Make plans for League state convention in Fort Lauderdale
Early-bird registration ends May 24 for the state convention in Fort Lauderdale June 9-10. Broward League members also have the option of attending just the dinners Friday or Saturday night for a separate fee.
Help us to grow and engage members; we have a big job ahead!
By Joanne Aye and Bonnie Gross
The past year has been marked by tremendous energy and action. Because it was an election year, our members were very busy with voter registration, candidate forums, presentations and other forms of voter service. These are the jobs no other organization does as well as the non-partisan League of Women Voters.
In addition to Voters Service, our League has developed several issue-oriented committees that contribute to civic engagement:
- The Gun Safety Committee, chaired by Bradette Jepsen
- The Environmental Issues Committee, chaired by Stephanie Pearson
- The Women’s Health Issues Committee, the newest one, chaired by Linda Bloomfield
These are exciting efforts that we hope to nourish and grow. They fit our goals of building a Broward League that is larger and more engaging for members.
This is not an election year, but we need to expand and prepare because the election in 2018 will be critical in so many ways. Not only will Florida voters elect a governor, a U.S. senator and many state representatives, but there will be so many important issues. We expect ballot questions growing out of the Broward Charter Review process and the every-20-year Constitutional Revision Commission, which is now meeting.
Whenever there are constitutional amendments, the League steps up to explain and educate voters on the issues. It’s one of the things we do best.
Help us reach out to new members and develop activities that will engage our members. Please send us your ideas.
- What do you think the Broward League should be doing?
- Do you want to get more involved but don’t know how?
- Write us (firstname.lastname@example.org and email@example.com) with your suggestions.
We look forward to serving you and helping this organization, which has never been more important to society, thrive in 2017-2018.
Thank you for your continued membership to the Broward League.
Joanne Aye and Bonnie Gross – LWVBC Co-Presidents
Speakers give tips for telling fake news from real news
The Broward League and the First Amendment Foundation worked together to bring a stimulating panel to talk about “fake news vs. real news” at the Broward Main Library May 3.
Rosemary O’Hara, editorial page editor of the Sun Sentinel, was in the audience, and wrote this recap for her friends on Facebook:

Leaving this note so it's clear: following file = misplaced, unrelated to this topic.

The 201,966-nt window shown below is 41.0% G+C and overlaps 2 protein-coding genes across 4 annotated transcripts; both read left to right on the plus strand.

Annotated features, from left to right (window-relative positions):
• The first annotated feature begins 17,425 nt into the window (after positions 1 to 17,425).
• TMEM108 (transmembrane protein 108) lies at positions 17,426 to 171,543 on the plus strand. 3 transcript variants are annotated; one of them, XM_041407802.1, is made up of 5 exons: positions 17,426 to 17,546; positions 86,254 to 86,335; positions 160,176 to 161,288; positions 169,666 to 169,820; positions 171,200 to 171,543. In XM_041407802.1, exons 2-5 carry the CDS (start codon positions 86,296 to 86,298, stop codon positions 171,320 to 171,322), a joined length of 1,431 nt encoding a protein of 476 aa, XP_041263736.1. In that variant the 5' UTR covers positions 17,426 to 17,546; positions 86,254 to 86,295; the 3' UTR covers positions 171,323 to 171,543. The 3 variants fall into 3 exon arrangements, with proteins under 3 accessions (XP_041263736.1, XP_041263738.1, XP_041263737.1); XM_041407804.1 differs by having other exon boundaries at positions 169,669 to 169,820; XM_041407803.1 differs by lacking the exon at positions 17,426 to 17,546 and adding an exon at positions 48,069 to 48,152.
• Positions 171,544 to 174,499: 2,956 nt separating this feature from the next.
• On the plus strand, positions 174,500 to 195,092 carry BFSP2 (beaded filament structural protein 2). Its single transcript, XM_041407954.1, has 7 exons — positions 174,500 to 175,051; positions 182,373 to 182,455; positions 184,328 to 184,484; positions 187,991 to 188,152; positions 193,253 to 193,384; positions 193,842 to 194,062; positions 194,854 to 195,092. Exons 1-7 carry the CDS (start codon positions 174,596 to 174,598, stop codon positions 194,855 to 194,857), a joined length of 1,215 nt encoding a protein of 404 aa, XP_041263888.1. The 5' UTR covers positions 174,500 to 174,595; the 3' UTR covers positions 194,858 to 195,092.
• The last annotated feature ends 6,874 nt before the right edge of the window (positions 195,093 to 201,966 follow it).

“If an outrageous story is found on only one website, it’s probably fake news.
“If you Google the website’s name and find past problems with its credibility, its probably got problems again.
“If you find the site is always associated with outrageous claims about people on the left or right, understand its biases.
“Check the website’s “About us” section because some will describe themselves as satirical.
“Click away if you see ALL CAPS or lots of these !!!!!! because that’s not how journalists write.
“Get your news from multiple sources.
“Understand that people with bad intent are using bots and algorithms to target us with real-looking stories they know we’ll find interesting because they know what else we’ve viewed.”
Annual meeting: New board officers
The 64th annual meeting of the League of Women Voters Broward County attracted 60+ attendees at the Sheraton Suites Plantation.
New co-presidents Joanne Aye and Bonnie Gross and Vice President Stephanie Pearson joined two officers whose terms continued: Secretary Elaine Garver and Treasurer Gloria Reinhardt.
New directors are Bradette Jepson, Julie Morrall and Katy Syed. Other board members, who were already serving as officers or board members are Nora Ayala, Jocelyn Carter Miller, Harriet Mathis, Donna Meyers and Laura Simon.
Annual meeting keynote speaker inspires action on restoring voting rights
Roderick Kemp, the Broward leader for efforts to gather petitions for a constitional amendment to restore voting rights of felons, told his personal story and asked League members to join him in working for this cause.
Kemp lost his own voting rights in 2015 because of a 30-year-old arrest for cocaine possession, for which he served several months in jail. He was the subject of a documentary by the Florida Center for Investigative Journalism, and in February 2017, he was able to have his rights restored. Most people seeking clemency wait years for such action.
Florida has one of the most punitive disenfranchisement policies in the country, according to the Brennan Center for Justice. All citizens with felony convictions are permanently barred from voting unless they individually apply to the state Office of Executive Clemency for rights restoration, which can take years.